SOUTH JORDAN It all started with one boy's love of genealogy and a desire to preserve records.
Brad Jencks, 15, discovered on a genealogy trip to the Bingham Cemetery things that both fascinated and bothered him names of babies on hundreds of headstones, headstones in many different languages, vandalized and deteriorated headstones and metal markers that couldn't be read at all.
When he was 13, Jencks decided to help out in the form of a 100-hour Eagle Scout service project proposal. His goal was to help the Jordan School District, which inherited the cemetery when Bingham was disincorporated, have a complete and accurate burial database.
With the help of more than 250 volunteers, he spent hours repairing dilapidated and vandalized headstones, taking digital photos of each burial site, recording information about the sites and learning about the diverse community that was Bingham city, a former mining town at the foot of Kennecott's Bingham Copper Mine. The group even set up a GPS map of the eight-acre cemetery so visitors didn't have to spend hours hunting for their ancestors' grave sites.
The project turned out to be much bigger than Jencks first thought, and 2,790 hours into it he met his original goal and obtained his Eagle Scout award.
However, the work wasn't finished.
Jencks discovered that by using Utah death records, he could provide information for additional graves. With his team of volunteers, he spent 1,100 hours researching the state's death records and found 800 burials in unmarked graves. The grave sites now number 1,825.
"It's more people we found than all the people in my school," he said.
Jencks was so dedicated to the project that he convinced his parents, Paul and Lori Jencks, to spend four days and three nights camped out in an RV at the cemetery Memorial Day weekend 2005 to collect stories and information from living relatives visiting ancestors buried there.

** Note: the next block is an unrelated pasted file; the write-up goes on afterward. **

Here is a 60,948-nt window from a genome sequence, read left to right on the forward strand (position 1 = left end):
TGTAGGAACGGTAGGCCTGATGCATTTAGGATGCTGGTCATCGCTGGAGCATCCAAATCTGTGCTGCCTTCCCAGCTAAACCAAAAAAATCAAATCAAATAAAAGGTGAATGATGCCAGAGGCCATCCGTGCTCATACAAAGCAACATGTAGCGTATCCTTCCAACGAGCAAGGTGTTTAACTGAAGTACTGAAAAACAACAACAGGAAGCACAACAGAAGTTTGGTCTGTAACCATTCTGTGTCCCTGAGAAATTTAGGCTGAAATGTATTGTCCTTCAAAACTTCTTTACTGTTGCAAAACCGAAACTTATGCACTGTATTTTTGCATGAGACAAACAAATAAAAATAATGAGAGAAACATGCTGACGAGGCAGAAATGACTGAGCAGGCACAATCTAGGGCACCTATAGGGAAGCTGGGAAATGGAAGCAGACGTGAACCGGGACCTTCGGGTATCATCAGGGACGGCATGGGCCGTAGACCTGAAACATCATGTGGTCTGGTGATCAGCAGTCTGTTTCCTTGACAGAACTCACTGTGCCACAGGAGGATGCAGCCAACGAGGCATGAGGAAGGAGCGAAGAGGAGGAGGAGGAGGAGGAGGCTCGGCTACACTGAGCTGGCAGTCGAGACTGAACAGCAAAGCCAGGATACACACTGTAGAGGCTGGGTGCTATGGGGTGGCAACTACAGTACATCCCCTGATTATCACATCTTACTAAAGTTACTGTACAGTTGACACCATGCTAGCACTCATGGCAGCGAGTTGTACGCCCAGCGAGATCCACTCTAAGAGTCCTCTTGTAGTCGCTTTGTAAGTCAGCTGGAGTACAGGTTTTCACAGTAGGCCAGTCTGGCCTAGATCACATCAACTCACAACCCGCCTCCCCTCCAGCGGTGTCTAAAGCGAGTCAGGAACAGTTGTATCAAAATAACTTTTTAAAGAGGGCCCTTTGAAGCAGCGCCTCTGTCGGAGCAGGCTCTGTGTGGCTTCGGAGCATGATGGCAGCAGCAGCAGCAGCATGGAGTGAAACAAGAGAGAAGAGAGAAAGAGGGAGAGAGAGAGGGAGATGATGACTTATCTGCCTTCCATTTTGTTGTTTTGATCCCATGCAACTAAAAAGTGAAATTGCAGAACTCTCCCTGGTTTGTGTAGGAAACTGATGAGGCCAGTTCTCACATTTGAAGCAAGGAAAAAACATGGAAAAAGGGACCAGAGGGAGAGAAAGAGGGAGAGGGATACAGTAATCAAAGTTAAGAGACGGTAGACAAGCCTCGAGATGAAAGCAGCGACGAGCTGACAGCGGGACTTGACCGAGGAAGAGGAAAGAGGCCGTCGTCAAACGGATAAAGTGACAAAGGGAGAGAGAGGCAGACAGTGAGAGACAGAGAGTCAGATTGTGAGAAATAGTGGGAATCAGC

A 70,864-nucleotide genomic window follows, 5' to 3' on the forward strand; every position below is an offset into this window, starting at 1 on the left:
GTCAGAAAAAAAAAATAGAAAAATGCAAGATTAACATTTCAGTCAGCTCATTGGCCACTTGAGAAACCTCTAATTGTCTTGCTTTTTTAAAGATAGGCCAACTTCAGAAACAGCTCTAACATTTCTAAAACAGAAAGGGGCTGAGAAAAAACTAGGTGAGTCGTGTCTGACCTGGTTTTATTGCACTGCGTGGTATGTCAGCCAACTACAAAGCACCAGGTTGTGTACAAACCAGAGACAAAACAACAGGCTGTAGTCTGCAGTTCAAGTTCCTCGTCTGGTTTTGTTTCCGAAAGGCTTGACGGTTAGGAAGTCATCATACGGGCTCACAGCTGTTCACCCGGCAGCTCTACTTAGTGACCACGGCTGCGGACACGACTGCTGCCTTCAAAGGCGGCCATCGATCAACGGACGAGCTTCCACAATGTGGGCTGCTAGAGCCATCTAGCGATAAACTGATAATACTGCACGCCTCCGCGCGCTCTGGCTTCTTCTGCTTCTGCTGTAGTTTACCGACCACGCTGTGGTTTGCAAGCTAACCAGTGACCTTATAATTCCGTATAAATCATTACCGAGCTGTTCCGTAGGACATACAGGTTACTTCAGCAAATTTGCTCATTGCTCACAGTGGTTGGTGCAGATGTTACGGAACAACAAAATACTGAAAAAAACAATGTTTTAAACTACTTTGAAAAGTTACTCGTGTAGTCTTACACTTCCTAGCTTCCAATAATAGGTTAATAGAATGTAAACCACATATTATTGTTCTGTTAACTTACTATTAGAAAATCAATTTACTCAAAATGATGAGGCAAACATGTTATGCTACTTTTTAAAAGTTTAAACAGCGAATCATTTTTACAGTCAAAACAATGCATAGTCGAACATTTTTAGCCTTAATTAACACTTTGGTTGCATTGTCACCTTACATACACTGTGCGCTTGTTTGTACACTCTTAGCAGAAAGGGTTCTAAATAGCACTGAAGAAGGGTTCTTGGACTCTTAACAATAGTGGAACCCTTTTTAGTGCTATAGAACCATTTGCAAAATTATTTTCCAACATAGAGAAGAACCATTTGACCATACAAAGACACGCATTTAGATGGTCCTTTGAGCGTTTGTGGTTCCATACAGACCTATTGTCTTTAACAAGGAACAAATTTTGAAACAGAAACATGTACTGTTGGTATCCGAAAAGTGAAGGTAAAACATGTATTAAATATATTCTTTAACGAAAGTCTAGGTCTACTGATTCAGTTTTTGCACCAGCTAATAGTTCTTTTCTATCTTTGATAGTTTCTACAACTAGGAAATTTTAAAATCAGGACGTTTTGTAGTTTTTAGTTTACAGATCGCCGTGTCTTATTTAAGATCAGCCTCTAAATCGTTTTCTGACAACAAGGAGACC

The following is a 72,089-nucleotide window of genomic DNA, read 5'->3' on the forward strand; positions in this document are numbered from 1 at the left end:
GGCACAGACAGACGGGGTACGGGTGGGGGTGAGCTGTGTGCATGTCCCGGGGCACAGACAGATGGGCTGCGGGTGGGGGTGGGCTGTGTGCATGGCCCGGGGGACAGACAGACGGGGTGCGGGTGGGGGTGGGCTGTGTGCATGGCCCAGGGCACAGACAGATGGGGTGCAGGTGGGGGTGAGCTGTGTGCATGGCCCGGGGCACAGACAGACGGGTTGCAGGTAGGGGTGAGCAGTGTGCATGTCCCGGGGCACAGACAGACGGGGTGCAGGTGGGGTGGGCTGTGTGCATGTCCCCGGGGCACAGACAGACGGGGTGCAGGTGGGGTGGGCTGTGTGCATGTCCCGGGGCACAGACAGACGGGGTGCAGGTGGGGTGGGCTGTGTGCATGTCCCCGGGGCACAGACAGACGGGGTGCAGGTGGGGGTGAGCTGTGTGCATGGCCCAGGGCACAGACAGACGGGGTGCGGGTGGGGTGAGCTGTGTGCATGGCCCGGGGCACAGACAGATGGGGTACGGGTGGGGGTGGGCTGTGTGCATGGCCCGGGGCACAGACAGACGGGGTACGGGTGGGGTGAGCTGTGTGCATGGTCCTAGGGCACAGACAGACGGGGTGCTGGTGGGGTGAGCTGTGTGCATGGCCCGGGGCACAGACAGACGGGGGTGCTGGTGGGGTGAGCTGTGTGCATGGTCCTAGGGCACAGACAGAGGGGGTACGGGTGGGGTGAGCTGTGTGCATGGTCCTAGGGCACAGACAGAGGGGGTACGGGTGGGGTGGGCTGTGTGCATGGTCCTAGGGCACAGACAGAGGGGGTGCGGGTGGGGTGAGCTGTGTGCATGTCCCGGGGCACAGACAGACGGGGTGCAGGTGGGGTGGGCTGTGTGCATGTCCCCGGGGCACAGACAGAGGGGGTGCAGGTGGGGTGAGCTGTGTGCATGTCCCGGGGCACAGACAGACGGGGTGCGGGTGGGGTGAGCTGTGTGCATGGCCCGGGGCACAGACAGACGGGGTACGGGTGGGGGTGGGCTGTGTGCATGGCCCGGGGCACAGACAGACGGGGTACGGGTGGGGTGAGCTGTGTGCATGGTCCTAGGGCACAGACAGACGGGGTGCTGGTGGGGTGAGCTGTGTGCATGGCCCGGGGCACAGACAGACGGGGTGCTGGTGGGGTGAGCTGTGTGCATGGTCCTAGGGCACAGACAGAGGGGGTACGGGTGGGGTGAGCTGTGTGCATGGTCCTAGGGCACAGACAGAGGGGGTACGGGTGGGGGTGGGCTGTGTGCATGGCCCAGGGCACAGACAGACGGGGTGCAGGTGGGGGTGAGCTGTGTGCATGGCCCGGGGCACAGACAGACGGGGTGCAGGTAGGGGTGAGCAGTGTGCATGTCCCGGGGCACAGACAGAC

With the information collected from his project, Jencks compiled a 1,500-page book of information about the cemetery. The book was donated to the school district, Family History Library and the Utah State Historical Society, which put it on its Web site at history.utah.gov/apps/burials/execute/searchburials. It can also be found at www.rootsweb.com/~utsaltla/Cemeteries/Bingham.
Making the information accessible was important to Jencks.
"Our goal was not just to have this out here but to get it publicized," he said. "The Internet is huge for people around the world, and every little thing helps (the book) become more publicized."
As a result of his service to the cemetery, Jencks was named one of two top high school volunteers for the state of Utah in the 2006 Prudential Spirit of the Community Awards Program. This month he was named one of the top 25 students in the nation for the Save Our History National Honors Awards program. His work will be featured on "Save Our History" and The History Channel within the next year.
Lori Jencks has enjoyed seeing how her son has grown from doing the project.
"I've watched him learn responsibility, solve problems, focus on the different languages," she said. "I just see this young kid learn all these skills and give back to the community."
Brad Jencks said there's still more work to be done. This year he plans to return to Bingham to let those he spoke with last year see his book and the results of his project.
"It's surprising to see awards falling in my lap after the fact and after I gave service," he said. "It's showed me what good things can happen if you do good things in the community."
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